We first survey the Catholic social justice tradition, the foundation on which Caritas in Veritate builds. Then we discuss Benedict’s addition of love to the philosophical virtues (as applied to economics), and how radical a change that makes to an ethical perspective on economics. We emphasise the reality of the interpersonal aspects of present-day economic exchanges, using insights from two disciplines that have recognized that reality, human resources and marketing. Finally, we examine the pr…Read more
  •  83
    Review of N. Wildberger, Divine Proportions: Rational Trigonometry to Universal (review)
    Mathematical Intelligencer 28 (3): 73-74. 2006.
    Reviews Wildberger's account of his rational trigonometry project, which argues for a simpler way of doing trigonometry that avoids irrationals.
  •  79
    Science by Conceptual Analysis: The Genius of the Late Scholastics
    Studia Neoaristotelica 9 (1): 3-24. 2012.
    The late scholastics, from the fourteenth to the seventeenth centuries, contributed to many fields of knowledge other than philosophy. They developed a method of conceptual analysis that was very productive in those disciplines in which theory is relatively more important than empirical results. That includes mathematics, where the scholastics developed the analysis of continuous motion, which fed into the calculus, and the theory of risk and probability. The method came to the fore especially i…Read more
  •  78
    Accountancy as Computational Casuistics
    Business and Professional Ethics Journal 17 (4): 21-37. 1998.
    When a company raises its share price by sacking workers or polluting the environment, it is avoiding paying real costs. Accountancy, which quantifies certain rights, needs to combine with applied ethics to create a "computational casuistics" or "moral accountancy", which quantifies the rights and obligations of individuals and companies. Such quantification has proved successful already in environmental accounting, in health care allocation and in evaluating compensation payments. It is argued …Read more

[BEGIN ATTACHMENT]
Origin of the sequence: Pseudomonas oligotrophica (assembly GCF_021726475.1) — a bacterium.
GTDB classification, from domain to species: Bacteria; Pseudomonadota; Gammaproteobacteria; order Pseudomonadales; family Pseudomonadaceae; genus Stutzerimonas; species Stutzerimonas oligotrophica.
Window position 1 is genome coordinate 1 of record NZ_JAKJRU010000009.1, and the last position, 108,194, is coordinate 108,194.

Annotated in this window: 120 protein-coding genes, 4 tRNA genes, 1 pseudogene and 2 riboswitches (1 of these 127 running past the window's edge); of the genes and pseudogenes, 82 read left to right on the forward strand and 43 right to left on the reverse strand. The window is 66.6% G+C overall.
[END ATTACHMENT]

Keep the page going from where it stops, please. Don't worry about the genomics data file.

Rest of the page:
•  75
    Symbolic connectionism in natural language disambiguation
    with James Franklin and S. W. K. Chan
    IEEE Transactions on Neural Networks 9 739-755. 1998.
    Uses connectionism (neural networks) to extract the "gist" of a story in order to represent a context going forward for the disambiguation of incoming words as a text is processed.
  •  73
    Immigration vs democracy
    IPA Review 54 (2): 29. 2002.
    Democracy has difficulties with the rights on non-voters (children, the mentally ill, foreigners etc). Democratic leaders have sometimes acted ethically, contrary to the wishes of voters, e.g. in accepting refugees as immigrants
  •  71
    Probability Theory: The Logic of Science (review)
    Mathematical Intelligencer 27 (2): 83-85. 2005.
    A standard view of probability and statistics centers on distributions and hypothesis testing. To solve a real problem, say in the spread of disease, one chooses a “model”, a distribution or process that is believed from tradition or intuition to be appropriate to the class of problems in question. One uses data to estimate the parameters of the model, and then delivers the resulting exactly specified model to the customer for use in prediction and classification. As a gateway to these mysteries…Read more